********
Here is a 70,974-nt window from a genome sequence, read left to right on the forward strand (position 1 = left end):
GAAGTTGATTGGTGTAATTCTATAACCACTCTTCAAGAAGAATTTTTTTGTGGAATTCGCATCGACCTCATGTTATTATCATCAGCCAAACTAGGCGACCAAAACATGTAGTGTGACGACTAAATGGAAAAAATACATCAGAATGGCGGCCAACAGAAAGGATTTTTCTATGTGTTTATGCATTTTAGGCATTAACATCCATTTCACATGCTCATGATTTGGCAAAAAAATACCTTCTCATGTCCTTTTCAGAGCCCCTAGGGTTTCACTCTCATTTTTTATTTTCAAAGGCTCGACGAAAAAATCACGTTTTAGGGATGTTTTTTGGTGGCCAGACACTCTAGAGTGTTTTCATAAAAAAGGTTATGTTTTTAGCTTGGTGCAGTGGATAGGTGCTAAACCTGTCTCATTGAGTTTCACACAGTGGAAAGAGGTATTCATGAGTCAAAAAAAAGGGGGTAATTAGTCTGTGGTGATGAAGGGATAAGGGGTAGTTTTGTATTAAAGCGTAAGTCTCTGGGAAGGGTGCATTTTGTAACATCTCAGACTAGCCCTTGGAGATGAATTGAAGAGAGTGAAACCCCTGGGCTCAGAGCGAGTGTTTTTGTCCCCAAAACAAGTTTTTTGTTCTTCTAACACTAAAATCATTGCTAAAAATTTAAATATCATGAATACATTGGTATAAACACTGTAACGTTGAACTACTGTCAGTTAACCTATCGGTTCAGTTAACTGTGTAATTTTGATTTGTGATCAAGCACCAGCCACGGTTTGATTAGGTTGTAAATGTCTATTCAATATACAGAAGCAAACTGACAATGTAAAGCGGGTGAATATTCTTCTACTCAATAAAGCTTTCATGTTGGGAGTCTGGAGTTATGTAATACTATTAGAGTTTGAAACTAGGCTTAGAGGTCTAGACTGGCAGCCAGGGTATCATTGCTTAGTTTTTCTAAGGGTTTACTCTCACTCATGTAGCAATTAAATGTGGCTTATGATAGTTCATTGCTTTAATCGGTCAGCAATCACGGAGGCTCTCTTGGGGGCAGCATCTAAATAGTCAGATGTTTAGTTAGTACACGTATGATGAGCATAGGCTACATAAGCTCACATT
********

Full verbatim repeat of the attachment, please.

Here is a 70,974-nt window from a genome sequence, read left to right on the forward strand (position 1 = left end):
GAAGTTGATTGGTGTAATTCTATAACCACTCTTCAAGAAGAATTTTTTTGTGGAATTCGCATCGACCTCATGTTATTATCATCAGCCAAACTAGGCGACCAAAACATGTAGTGTGACGACTAAATGGAAAAAATACATCAGAATGGCGGCCAACAGAAAGGATTTTTCTATGTGTTTATGCATTTTAGGCATTAACATCCATTTCACATGCTCATGATTTGGCAAAAAAATACCTTCTCATGTCCTTTTCAGAGCCCCTAGGGTTTCACTCTCATTTTTTATTTTCAAAGGCTCGACGAAAAAATCACGTTTTAGGGATGTTTTTTGGTGGCCAGACACTCTAGAGTGTTTTCATAAAAAAGGTTATGTTTTTAGCTTGGTGCAGTGGATAGGTGCTAAACCTGTCTCATTGAGTTTCACACAGTGGAAAGAGGTATTCATGAGTCAAAAAAAAGGGGGTAATTAGTCTGTGGTGATGAAGGGATAAGGGGTAGTTTTGTATTAAAGCGTAAGTCTCTGGGAAGGGTGCATTTTGTAACATCTCAGACTAGCCCTTGGAGATGAATTGAAGAGAGTGAAACCCCTGGGCTCAGAGCGAGTGTTTTTGTCCCCAAAACAAGTTTTTTGTTCTTCTAACACTAAAATCATTGCTAAAAATTTAAATATCATGAATACATTGGTATAAACACTGTAACGTTGAACTACTGTCAGTTAACCTATCGGTTCAGTTAACTGTGTAATTTTGATTTGTGATCAAGCACCAGCCACGGTTTGATTAGGTTGTAAATGTCTATTCAATATACAGAAGCAAACTGACAATGTAAAGCGGGTGAATATTCTTCTACTCAATAAAGCTTTCATGTTGGGAGTCTGGAGTTATGTAATACTATTAGAGTTTGAAACTAGGCTTAGAGGTCTAGACTGGCAGCCAGGGTATCATTGCTTAGTTTTTCTAAGGGTTTACTCTCACTCATGTAGCAATTAAATGTGGCTTATGATAGTTCATTGCTTTAATCGGTCAGCAATCACGGAGGCTCTCTTGGGGGCAGCATCTAAATAGTCAGATGTTTAGTTAGTACACGTATGATGAGCATAGGCTACATAAGCTCACATT